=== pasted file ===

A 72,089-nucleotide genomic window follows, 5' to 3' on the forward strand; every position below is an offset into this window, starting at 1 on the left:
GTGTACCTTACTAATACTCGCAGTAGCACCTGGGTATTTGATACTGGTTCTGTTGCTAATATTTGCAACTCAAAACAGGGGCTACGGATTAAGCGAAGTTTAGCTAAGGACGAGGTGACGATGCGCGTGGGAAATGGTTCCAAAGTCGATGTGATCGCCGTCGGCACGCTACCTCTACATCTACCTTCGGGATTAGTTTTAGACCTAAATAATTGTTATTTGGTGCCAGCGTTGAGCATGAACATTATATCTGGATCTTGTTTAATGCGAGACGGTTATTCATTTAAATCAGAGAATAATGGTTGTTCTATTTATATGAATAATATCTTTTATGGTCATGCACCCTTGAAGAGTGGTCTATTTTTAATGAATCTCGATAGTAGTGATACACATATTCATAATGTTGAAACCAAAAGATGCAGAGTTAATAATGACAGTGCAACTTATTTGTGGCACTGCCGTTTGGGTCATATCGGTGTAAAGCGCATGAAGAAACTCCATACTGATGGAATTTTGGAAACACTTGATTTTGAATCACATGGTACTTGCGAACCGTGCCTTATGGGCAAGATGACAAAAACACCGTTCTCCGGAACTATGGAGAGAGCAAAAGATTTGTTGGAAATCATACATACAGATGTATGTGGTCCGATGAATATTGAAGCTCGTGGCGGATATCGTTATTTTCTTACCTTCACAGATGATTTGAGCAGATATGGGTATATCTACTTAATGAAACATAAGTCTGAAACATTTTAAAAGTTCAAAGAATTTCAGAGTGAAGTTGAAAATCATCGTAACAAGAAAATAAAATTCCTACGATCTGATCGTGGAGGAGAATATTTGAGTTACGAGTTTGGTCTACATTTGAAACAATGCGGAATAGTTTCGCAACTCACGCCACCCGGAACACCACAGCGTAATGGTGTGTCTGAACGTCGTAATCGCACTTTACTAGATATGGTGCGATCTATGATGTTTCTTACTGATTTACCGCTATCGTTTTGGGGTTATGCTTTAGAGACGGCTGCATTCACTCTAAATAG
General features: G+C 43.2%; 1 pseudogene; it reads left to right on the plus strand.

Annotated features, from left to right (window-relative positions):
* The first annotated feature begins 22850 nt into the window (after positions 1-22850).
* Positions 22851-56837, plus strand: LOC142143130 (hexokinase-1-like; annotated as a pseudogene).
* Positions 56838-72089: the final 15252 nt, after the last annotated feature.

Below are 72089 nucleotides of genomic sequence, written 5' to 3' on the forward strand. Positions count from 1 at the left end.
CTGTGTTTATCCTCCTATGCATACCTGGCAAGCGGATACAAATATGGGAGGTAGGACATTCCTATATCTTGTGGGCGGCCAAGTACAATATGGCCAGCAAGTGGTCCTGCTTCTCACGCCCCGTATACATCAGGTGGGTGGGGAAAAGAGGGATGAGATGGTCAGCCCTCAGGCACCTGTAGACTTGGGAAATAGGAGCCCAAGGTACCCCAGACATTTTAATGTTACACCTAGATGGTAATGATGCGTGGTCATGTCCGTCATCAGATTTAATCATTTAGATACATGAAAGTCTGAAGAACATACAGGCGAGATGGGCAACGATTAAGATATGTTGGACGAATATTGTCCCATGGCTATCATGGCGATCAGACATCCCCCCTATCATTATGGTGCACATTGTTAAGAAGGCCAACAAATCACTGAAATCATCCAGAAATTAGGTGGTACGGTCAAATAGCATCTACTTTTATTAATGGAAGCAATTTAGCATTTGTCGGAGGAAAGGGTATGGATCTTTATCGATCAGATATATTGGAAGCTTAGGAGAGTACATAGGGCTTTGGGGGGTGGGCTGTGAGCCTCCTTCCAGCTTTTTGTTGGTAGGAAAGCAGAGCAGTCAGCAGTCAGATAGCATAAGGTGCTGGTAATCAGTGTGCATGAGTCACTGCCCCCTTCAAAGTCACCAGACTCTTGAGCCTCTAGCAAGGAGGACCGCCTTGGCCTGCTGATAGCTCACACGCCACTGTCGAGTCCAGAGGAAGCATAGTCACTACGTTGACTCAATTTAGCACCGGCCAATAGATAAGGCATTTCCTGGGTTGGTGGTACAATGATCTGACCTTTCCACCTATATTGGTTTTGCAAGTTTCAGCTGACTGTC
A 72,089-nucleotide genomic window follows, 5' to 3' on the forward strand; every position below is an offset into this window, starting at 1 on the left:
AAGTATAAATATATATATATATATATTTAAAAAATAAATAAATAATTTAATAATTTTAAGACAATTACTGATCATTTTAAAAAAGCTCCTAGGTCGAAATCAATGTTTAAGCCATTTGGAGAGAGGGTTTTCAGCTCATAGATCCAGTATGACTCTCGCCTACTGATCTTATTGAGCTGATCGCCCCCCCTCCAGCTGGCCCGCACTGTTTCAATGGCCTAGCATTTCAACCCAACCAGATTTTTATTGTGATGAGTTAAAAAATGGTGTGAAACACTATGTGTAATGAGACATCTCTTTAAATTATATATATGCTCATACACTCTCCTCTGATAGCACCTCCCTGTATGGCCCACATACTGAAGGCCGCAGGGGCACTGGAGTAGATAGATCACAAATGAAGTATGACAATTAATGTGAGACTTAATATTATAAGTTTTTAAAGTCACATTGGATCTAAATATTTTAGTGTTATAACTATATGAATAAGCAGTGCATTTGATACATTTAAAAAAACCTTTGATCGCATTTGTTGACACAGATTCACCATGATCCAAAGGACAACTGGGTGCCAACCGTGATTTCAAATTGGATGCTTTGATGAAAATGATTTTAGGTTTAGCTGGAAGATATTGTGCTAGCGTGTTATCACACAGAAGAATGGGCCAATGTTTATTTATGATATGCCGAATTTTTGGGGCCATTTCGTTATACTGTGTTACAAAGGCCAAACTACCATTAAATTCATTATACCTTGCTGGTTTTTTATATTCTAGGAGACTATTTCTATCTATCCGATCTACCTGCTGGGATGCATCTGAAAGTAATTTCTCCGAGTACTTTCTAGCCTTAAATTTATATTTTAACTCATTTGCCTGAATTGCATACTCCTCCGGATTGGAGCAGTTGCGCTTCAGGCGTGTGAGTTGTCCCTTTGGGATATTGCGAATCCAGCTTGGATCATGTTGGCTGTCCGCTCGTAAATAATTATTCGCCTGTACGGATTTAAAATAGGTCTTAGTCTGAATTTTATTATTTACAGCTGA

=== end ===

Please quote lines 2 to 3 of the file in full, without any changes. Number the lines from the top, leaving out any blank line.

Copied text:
GTGTACCTTACTAATACTCGCAGTAGCACCTGGGTATTTGATACTGGTTCTGTTGCTAATATTTGCAACTCAAAACAGGGGCTACGGATTAAGCGAAGTTTAGCTAAGGACGAGGTGACGATGCGCGTGGGAAATGGTTCCAAAGTCGATGTGATCGCCGTCGGCACGCTACCTCTACATCTACCTTCGGGATTAGTTTTAGACCTAAATAATTGTTATTTGGTGCCAGCGTTGAGCATGAACATTATATCTGGATCTTGTTTAATGCGAGACGGTTATTCATTTAAATCAGAGAATAATGGTTGTTCTATTTATATGAATAATATCTTTTATGGTCATGCACCCTTGAAGAGTGGTCTATTTTTAATGAATCTCGATAGTAGTGATACACATATTCATAATGTTGAAACCAAAAGATGCAGAGTTAATAATGACAGTGCAACTTATTTGTGGCACTGCCGTTTGGGTCATATCGGTGTAAAGCGCATGAAGAAACTCCATACTGATGGAATTTTGGAAACACTTGATTTTGAATCACATGGTACTTGCGAACCGTGCCTTATGGGCAAGATGACAAAAACACCGTTCTCCGGAACTATGGAGAGAGCAAAAGATTTGTTGGAAATCATACATACAGATGTATGTGGTCCGATGAATATTGAAGCTCGTGGCGGATATCGTTATTTTCTTACCTTCACAGATGATTTGAGCAGATATGGGTATATCTACTTAATGAAACATAAGTCTGAAACATTTTAAAAGTTCAAAGAATTTCAGAGTGAAGTTGAAAATCATCGTAACAAGAAAATAAAATTCCTACGATCTGATCGTGGAGGAGAATATTTGAGTTACGAGTTTGGTCTACATTTGAAACAATGCGGAATAGTTTCGCAACTCACGCCACCCGGAACACCACAGCGTAATGGTGTGTCTGAACGTCGTAATCGCACTTTACTAGATATGGTGCGATCTATGATGTTTCTTACTGATTTACCGCTATCGTTTTGGGGTTATGCTTTAGAGACGGCTGCATTCACTCTAAATAG
General features: G+C 43.2%; 1 pseudogene; it reads left to right on the plus strand.